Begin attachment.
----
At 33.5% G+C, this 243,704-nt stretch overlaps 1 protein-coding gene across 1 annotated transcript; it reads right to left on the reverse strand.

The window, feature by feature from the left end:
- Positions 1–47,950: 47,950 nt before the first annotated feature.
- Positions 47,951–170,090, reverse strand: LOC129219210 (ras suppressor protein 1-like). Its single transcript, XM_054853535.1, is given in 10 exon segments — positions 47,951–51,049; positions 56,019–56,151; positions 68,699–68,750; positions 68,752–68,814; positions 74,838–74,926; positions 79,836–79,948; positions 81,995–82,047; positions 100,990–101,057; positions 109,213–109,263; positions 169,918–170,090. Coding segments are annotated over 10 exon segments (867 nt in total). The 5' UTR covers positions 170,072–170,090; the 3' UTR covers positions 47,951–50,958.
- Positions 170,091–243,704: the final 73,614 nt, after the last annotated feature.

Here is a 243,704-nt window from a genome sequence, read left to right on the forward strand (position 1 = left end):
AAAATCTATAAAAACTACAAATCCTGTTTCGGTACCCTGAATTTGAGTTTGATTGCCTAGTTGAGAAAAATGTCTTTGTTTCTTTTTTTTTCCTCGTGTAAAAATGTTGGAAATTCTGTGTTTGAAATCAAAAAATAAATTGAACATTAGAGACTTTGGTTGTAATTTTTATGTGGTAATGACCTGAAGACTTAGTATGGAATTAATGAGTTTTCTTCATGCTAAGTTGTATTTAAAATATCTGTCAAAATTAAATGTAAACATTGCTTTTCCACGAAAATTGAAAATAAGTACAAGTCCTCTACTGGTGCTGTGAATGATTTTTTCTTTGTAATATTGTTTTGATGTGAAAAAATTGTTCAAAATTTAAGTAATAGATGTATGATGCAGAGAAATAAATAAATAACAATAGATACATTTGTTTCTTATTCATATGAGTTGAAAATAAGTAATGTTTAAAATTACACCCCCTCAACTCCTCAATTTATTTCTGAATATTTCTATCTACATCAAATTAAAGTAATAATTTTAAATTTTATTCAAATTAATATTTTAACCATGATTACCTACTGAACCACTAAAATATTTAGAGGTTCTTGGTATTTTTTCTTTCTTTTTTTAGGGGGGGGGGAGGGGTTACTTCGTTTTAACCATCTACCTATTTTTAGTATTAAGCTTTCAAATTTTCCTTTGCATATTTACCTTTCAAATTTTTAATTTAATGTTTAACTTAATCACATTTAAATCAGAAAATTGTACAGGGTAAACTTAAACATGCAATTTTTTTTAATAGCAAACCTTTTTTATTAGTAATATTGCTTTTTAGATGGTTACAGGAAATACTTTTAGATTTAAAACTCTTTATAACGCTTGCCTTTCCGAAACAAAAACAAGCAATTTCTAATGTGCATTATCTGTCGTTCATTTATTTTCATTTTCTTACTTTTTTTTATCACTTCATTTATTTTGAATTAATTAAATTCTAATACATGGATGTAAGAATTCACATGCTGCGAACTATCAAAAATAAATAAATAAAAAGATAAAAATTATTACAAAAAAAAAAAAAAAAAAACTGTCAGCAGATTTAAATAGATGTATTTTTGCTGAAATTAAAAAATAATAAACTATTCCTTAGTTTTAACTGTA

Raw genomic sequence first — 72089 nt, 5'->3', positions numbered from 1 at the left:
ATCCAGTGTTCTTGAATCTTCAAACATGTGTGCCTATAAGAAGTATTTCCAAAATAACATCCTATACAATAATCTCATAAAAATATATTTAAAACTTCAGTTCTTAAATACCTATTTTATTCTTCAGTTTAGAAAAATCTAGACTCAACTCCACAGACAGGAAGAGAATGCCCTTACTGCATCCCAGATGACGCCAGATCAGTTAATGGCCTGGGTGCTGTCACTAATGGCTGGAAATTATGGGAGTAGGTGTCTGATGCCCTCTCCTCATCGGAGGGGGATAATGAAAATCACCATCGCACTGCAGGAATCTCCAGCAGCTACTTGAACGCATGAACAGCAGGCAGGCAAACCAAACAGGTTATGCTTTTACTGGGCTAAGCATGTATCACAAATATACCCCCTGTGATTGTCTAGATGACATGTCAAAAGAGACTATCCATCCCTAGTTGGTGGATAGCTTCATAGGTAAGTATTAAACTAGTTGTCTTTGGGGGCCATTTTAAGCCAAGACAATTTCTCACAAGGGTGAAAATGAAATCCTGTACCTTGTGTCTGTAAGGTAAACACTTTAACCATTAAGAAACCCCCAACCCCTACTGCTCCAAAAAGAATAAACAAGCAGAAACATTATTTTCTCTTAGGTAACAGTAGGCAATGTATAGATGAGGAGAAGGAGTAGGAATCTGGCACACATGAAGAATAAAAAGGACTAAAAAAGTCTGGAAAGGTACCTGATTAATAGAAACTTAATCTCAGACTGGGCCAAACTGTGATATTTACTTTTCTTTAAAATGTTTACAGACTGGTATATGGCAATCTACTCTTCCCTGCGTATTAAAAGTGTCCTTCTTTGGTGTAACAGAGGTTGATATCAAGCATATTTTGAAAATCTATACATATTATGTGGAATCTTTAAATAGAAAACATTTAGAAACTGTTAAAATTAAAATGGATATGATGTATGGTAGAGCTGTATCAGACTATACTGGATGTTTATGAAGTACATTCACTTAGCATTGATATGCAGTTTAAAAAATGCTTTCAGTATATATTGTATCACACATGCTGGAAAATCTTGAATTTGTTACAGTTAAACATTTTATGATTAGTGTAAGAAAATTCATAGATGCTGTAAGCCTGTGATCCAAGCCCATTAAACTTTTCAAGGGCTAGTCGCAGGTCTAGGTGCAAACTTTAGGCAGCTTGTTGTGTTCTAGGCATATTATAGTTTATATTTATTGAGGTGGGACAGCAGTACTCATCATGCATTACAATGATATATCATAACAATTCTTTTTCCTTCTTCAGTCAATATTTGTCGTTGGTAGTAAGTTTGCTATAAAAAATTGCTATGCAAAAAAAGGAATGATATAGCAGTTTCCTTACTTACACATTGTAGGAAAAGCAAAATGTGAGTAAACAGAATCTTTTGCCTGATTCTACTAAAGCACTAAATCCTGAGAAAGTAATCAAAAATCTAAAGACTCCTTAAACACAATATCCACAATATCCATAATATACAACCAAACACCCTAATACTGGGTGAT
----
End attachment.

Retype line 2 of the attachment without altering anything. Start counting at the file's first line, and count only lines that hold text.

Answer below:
The window, feature by feature from the left end: